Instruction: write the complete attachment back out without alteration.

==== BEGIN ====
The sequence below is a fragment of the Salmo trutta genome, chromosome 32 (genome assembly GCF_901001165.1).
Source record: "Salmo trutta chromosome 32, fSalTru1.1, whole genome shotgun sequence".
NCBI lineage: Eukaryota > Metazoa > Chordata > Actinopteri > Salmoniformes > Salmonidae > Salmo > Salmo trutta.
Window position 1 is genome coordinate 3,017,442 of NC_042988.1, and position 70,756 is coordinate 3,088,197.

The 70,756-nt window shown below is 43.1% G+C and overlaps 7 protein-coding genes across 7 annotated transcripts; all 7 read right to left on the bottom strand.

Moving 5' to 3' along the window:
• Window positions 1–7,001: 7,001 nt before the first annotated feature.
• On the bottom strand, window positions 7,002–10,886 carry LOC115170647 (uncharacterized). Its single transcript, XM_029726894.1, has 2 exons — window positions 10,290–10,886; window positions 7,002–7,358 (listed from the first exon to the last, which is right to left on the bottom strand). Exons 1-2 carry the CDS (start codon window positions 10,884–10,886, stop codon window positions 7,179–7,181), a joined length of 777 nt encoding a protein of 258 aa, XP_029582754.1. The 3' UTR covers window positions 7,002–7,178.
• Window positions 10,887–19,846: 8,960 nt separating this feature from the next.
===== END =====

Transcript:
The sequence below is a fragment of the Salmo trutta genome, chromosome 32 (genome assembly GCF_901001165.1).
Source record: "Salmo trutta chromosome 32, fSalTru1.1, whole genome shotgun sequence".
NCBI lineage: Eukaryota > Metazoa > Chordata > Actinopteri > Salmoniformes > Salmonidae > Salmo > Salmo trutta.
Window position 1 is genome coordinate 3,017,442 of NC_042988.1, and position 70,756 is coordinate 3,088,197.

The 70,756-nt window shown below is 43.1% G+C and overlaps 7 protein-coding genes across 7 annotated transcripts; all 7 read right to left on the bottom strand.

Moving 5' to 3' along the window:
• Window positions 1–7,001: 7,001 nt before the first annotated feature.
• On the bottom strand, window positions 7,002–10,886 carry LOC115170647 (uncharacterized). Its single transcript, XM_029726894.1, has 2 exons — window positions 10,290–10,886; window positions 7,002–7,358 (listed from the first exon to the last, which is right to left on the bottom strand). Exons 1-2 carry the CDS (start codon window positions 10,884–10,886, stop codon window positions 7,179–7,181), a joined length of 777 nt encoding a protein of 258 aa, XP_029582754.1. The 3' UTR covers window positions 7,002–7,178.
• Window positions 10,887–19,846: 8,960 nt separating this feature from the next.